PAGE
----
Key portions of the recently passed Jindal Education legislation are being challenged in court by the LFT, the LAE, and by the Louisiana School Boards Association. The student scholarship (voucher) program is being challenged on the basis that the state is not authorized by the Louisiana Constitution to fund student enrollment in private schools. These groups are attempting to prevent the implementation of this law before the beginning of the 2012 school year. At this point, the court challenges may be our best hope of preventing the new laws from doing serious damage to our educational system.
In addition to the questionable legality of paying for children to attend private and religious schools, in my opinion, the law is an open invitation to unscrupulous individuals to use our taxes for personal enrichment of a few at the expense of the education of children. This blog has pointed out recent newspaper revelations that several of the private religious schools that had been initially approved for relatively large numbers of public to private “scholarships” apparently did not have adequate facilities, staff or materials of instruction at the time of approval. Superintendent White subsequently assured legislators that private schools offering scholarship seats would be carefully screened to insure that they were capable of providing a quality education program before being given the final go ahead. This policy was obviously created only after the potential abuse was discovered by reporters. (See the new article linked here from the Monroe News Star that incicates that White attempted to mislead the Legislature and the media media about due diligence efforts of the Department!)
Since private schools are not required to meet accountability standards, such as high stakes tests for promotion and end of course tests as a requirement for graduation, there is no way for Louisiana to insure that our tax money is being used to actually provide quality instruction to students and that the diplomas awarded are valid. There is no way to prevent private school administrators from paying themselves exorbitant salaries while hiring cheap unqualified teachers and charging excessive rent for school facilities using our tax money!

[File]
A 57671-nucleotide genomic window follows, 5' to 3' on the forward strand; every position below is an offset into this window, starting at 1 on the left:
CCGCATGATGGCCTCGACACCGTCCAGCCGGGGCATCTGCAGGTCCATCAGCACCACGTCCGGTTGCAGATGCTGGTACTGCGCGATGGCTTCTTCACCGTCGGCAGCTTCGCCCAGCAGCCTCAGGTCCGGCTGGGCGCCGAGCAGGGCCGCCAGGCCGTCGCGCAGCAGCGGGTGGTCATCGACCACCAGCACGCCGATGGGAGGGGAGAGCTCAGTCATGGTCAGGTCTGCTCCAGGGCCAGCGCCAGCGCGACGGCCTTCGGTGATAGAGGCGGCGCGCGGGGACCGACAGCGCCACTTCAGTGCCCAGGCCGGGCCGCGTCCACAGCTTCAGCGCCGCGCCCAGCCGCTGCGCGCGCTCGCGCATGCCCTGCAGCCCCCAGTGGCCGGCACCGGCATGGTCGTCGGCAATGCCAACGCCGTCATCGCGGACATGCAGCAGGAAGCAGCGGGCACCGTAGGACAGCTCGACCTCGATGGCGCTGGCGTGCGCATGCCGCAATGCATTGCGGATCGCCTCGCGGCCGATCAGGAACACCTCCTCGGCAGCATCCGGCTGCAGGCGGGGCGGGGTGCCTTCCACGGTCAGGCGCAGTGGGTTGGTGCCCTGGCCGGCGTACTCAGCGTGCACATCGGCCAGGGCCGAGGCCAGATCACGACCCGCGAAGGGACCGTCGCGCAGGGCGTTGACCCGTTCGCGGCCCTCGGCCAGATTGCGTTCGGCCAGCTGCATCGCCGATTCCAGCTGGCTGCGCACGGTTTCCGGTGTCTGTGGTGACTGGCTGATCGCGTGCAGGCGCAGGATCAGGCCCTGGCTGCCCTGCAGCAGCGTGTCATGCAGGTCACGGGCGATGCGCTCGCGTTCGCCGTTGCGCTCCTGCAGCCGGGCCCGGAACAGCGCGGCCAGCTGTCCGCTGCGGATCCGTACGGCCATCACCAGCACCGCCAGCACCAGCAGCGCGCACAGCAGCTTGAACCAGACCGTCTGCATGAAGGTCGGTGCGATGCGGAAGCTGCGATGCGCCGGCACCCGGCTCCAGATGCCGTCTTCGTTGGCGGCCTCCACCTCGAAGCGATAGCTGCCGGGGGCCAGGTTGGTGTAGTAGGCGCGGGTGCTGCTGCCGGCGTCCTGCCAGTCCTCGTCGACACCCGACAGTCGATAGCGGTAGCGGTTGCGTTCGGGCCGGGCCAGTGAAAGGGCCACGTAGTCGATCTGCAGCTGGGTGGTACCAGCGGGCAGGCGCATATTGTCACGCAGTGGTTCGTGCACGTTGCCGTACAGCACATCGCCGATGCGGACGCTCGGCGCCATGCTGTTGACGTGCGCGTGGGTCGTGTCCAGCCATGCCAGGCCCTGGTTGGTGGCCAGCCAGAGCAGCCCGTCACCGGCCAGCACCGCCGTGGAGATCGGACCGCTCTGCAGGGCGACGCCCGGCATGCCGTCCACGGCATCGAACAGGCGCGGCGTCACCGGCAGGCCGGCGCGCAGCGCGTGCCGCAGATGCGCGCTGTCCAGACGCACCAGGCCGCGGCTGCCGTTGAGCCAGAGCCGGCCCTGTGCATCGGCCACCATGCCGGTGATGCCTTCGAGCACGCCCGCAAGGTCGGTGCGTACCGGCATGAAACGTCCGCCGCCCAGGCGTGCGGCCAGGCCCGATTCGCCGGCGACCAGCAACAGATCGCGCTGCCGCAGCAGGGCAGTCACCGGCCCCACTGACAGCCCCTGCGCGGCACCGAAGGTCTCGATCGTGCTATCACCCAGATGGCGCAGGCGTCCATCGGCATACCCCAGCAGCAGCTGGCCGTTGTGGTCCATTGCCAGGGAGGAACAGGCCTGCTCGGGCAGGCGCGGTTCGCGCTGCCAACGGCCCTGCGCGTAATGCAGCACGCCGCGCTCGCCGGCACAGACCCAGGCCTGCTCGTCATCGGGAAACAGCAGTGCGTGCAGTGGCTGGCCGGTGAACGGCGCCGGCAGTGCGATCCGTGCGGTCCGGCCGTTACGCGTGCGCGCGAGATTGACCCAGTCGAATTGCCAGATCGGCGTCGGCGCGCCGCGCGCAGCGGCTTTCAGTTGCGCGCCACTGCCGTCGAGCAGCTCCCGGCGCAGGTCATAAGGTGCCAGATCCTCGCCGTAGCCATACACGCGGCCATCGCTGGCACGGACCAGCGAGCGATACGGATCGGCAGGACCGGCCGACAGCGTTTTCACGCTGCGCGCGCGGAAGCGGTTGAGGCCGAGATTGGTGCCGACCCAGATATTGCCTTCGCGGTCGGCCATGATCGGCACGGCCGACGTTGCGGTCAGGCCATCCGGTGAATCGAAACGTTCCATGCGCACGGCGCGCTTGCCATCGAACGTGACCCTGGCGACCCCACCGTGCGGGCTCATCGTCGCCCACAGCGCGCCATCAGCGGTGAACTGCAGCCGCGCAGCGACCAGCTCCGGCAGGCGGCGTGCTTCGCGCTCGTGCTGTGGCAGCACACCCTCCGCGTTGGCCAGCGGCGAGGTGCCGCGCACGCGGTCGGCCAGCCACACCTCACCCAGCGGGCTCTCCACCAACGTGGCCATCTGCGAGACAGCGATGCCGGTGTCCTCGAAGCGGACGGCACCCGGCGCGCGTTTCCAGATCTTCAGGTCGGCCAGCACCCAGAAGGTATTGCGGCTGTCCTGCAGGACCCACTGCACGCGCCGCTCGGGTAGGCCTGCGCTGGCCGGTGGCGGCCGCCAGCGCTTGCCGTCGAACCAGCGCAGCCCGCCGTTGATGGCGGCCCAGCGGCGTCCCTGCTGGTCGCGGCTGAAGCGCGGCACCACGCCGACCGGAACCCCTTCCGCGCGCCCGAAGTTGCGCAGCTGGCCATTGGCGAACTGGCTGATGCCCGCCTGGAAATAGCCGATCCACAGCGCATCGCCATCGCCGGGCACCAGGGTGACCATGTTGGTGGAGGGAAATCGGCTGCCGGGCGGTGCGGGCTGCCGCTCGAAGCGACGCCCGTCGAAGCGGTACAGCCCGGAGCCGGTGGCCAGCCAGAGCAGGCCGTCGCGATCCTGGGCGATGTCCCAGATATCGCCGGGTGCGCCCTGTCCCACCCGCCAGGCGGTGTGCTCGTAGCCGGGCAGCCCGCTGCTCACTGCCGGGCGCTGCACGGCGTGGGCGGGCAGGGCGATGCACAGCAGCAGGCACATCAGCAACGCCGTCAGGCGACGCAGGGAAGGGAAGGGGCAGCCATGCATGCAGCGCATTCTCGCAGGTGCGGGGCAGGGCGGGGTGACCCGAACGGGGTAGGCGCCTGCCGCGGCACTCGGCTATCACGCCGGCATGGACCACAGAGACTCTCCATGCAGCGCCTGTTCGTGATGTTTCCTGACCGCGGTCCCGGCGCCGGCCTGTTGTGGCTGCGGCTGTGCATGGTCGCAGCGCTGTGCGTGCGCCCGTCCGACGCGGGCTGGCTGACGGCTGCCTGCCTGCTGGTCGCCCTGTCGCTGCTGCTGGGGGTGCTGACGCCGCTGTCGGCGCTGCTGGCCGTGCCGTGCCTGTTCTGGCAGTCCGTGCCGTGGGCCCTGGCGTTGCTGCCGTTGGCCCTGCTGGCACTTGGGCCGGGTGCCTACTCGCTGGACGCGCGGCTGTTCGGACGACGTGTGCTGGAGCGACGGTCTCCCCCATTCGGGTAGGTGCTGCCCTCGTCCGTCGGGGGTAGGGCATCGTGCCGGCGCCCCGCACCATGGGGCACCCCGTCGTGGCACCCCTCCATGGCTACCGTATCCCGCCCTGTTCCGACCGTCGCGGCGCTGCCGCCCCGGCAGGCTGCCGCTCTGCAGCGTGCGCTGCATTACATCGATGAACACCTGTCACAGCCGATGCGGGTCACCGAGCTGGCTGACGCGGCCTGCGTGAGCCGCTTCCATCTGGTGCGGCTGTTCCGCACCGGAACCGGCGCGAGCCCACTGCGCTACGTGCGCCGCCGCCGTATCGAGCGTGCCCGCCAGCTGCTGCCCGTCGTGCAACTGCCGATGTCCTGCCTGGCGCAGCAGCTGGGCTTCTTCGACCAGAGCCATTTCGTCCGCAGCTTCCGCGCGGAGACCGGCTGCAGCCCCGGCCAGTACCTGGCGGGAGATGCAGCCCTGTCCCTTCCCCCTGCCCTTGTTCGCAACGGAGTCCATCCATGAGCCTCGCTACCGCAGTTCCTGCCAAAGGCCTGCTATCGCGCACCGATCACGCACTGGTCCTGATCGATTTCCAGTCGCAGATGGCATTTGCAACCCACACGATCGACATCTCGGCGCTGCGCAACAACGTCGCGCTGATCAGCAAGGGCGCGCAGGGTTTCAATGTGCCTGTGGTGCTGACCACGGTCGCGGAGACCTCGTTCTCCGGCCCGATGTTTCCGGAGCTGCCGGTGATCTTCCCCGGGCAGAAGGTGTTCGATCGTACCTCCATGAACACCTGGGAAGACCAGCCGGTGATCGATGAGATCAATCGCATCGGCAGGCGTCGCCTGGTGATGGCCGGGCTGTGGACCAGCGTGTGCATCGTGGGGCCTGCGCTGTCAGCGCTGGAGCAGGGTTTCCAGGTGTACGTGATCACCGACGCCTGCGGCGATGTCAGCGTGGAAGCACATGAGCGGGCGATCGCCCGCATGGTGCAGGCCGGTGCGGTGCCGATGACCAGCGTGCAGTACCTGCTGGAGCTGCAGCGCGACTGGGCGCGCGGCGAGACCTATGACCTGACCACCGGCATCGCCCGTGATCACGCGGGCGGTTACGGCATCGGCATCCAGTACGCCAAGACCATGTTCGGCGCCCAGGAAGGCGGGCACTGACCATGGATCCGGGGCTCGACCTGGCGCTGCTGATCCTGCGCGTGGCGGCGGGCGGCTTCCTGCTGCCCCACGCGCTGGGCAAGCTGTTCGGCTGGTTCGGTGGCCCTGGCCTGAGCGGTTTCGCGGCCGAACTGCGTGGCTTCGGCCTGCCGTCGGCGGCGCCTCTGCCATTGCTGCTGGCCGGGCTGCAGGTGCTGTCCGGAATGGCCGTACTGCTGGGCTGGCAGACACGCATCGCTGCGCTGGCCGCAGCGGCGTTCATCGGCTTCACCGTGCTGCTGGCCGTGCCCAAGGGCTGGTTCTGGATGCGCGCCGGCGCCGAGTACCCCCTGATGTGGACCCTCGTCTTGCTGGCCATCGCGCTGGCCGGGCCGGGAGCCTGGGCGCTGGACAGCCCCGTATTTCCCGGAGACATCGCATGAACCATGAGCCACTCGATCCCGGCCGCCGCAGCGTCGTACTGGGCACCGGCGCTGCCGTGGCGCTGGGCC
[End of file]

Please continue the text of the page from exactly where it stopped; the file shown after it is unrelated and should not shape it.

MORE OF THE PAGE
Another portion of the new law inviting possible abuse is the new choice course option. This is an even greater opportunity for fraud and abuse. The provision of Act II that allows students enrolled in public schools to draw upon MFP funds from their school system to attend one or more courses provided by private virtual schools or by private individuals I believe, is another instance of unconstitutional use of public school funds which should also be challenged in court. Meanwhile the state will soon begin to accept proposals from various providers to offer such classes at state expense to students attending public schools rated “C” or below by BESE. The new law provides that such course offerings be approved by BESE by January 1, 2013 so that students may enroll for the 2013-14 school year.
I want to refer my readers again to the Recall Jindal website for the most current information on recall efforts on both Governor Jindal and certain legislators. I encourage all my readers to participate in the recall efforts. There can be no justification for the harm done to public education and to the teaching profession by the Governor and his allies in the recent legislative session. Recall is a legitimate tool of opposition!